“While material prosperity should be a priority, it shouldn’t be the only priority. Simply possessing the latest consumer goods won’t provide a meaningful life that comes from a sense of dignity, purpose and responsibility rooted in community.”
On the long night of the 2017 General Election, when fate swung away from the Conservatives Party towards Labour, British conservatives wondered where it all went wrong. Why had Labour, under Jeremy Corbyn, denied the Conservative Party a majority? The echoes of “nothing has changed” rang through the campaign from the release of the Conservative Party manifesto. Except, this wasn’t true then, and it is not the case now. Conservatism is in dire straits in Britain, divided and confused. The 2019 local elections and the subsequent European elections were a bloodbath. Now, in the context of the aftermath of these electoral catastrophes, alongside the ascension of Boris Johnson to Prime Minister, and the revitalization of American conservatism through the discussions around the National Conservatism conference, it is imperative that British conservatism find a way to evolve.
The problems facing the Tories partly reflect more short term factors like Brexit. According to polling, 64% of 2016 Leavers voted Brexit Party, 53% of 2017 Tory voters voted Brexit Party, 67% of Brexit Party voters want a No Deal Brexit, and 52% will stay with Farage if his Brexit Party runs in a general election. Finally, from the same poll, we find that 50% who voted in the 2019 EU elections voted Remain in 2016, while 45% voted Leave. Even so, 50% would now vote Leave and 46% would Remain. In other words, British conservatism, if it wishes to survive in the short-term, needs to take Britain out of the EU. If it doesn’t, it won’t.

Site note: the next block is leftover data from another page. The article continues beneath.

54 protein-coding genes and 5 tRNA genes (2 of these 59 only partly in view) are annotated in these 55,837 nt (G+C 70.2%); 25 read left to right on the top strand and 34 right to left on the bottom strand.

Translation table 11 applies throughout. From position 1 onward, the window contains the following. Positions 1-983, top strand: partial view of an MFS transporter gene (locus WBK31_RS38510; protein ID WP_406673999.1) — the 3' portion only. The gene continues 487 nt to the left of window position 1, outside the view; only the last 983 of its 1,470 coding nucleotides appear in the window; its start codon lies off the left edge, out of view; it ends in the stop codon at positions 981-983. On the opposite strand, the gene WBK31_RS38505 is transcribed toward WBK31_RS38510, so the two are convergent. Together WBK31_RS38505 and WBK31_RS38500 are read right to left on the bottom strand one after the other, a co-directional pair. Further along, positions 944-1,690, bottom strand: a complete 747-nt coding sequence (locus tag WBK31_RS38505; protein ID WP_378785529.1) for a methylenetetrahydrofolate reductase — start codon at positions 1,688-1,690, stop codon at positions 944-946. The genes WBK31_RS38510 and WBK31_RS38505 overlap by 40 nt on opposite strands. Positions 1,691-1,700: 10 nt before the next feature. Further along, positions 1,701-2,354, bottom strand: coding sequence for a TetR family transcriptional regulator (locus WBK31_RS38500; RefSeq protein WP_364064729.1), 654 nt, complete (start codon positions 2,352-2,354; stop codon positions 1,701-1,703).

However, those like Steve Davies of the IEA argue that these events demonstrate a more significant long-term realignment in British politics. Rather than left vs right, we now see the divide as one of cosmopolitanism vs communitarianism that breaks down the old divides between classes, communities, and parties. As Davies argues, we see a realignment of our politics roughly every 40 years. The last was in the late 1970’s and ushered in the Reagan/Thatcher era, with its emphasis on greater individualism and economic freedom. Society was out; spending was in. If we take Davies’ diagnosis seriously, then it should not be surprising that we are currently experiencing another realignment. From the chaos of the British political system, the fact that we are going through some sort of shake-up should be obvious.